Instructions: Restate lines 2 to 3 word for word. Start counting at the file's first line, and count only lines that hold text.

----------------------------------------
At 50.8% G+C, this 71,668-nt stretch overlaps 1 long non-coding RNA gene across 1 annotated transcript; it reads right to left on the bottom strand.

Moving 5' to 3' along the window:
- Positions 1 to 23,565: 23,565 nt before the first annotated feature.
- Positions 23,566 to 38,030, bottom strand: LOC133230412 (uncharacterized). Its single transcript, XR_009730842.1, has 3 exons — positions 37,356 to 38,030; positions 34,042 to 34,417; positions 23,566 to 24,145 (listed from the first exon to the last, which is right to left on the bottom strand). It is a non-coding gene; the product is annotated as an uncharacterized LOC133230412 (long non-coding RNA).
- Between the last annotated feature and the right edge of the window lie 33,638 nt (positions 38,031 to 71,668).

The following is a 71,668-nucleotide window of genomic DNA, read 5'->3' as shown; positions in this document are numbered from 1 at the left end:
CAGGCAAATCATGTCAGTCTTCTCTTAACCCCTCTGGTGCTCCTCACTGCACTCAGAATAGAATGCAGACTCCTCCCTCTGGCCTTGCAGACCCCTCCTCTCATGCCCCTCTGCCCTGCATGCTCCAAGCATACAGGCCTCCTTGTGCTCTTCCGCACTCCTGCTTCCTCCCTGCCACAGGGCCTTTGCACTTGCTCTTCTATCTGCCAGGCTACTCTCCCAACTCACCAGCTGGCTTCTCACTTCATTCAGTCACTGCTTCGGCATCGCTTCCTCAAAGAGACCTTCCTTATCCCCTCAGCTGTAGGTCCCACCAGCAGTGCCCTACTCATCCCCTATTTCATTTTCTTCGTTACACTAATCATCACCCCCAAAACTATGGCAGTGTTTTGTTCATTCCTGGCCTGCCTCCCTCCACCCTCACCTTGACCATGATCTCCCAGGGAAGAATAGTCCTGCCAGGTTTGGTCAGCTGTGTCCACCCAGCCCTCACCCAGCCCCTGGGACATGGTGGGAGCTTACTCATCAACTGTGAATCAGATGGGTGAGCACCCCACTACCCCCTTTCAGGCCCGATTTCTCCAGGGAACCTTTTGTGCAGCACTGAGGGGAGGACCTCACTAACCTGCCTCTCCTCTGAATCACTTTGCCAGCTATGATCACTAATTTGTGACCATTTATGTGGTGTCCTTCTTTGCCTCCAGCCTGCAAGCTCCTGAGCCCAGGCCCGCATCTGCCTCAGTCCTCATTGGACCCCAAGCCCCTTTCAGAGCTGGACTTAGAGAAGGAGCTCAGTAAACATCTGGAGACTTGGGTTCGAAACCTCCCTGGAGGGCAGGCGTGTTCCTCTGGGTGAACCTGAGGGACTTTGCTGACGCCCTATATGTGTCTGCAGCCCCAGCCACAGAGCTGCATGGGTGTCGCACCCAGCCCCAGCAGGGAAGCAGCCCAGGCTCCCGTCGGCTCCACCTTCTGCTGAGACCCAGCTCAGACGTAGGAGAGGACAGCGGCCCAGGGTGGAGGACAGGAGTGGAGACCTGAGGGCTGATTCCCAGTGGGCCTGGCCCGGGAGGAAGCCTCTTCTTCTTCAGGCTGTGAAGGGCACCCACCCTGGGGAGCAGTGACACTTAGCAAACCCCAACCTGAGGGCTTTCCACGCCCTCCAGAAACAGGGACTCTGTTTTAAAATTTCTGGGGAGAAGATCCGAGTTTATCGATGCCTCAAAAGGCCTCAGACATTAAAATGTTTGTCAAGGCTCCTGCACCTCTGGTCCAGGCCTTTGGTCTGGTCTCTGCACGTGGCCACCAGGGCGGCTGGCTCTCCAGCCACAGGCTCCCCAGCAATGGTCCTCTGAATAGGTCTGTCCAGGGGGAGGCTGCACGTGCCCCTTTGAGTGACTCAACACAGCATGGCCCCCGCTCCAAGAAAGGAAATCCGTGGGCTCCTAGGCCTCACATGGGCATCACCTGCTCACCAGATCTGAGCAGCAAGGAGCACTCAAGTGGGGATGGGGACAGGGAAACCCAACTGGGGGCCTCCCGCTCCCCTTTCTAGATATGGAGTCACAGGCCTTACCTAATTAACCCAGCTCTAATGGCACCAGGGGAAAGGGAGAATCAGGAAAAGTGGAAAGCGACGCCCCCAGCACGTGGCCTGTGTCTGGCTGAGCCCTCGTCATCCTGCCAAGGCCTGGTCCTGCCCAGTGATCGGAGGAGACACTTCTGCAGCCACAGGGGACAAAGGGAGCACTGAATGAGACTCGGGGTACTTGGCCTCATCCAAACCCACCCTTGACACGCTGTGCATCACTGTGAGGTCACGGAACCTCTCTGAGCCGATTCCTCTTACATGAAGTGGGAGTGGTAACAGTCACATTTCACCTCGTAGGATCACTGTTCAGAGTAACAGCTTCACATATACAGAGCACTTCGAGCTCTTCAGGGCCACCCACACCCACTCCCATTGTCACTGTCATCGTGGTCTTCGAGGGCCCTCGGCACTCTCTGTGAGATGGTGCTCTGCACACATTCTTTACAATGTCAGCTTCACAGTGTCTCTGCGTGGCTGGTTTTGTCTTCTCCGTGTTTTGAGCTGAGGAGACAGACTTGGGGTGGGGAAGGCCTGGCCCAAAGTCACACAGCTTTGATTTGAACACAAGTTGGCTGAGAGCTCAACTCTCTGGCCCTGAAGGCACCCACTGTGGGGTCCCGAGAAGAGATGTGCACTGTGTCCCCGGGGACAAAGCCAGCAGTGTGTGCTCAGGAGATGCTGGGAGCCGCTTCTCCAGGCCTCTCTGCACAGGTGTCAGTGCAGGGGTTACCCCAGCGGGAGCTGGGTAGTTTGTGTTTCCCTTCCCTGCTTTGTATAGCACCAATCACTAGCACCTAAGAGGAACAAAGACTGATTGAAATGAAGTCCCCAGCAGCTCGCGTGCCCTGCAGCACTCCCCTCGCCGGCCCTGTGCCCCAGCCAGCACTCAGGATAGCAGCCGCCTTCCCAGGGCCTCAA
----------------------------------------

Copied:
Moving 5' to 3' along the window:
- Positions 1 to 23,565: 23,565 nt before the first annotated feature.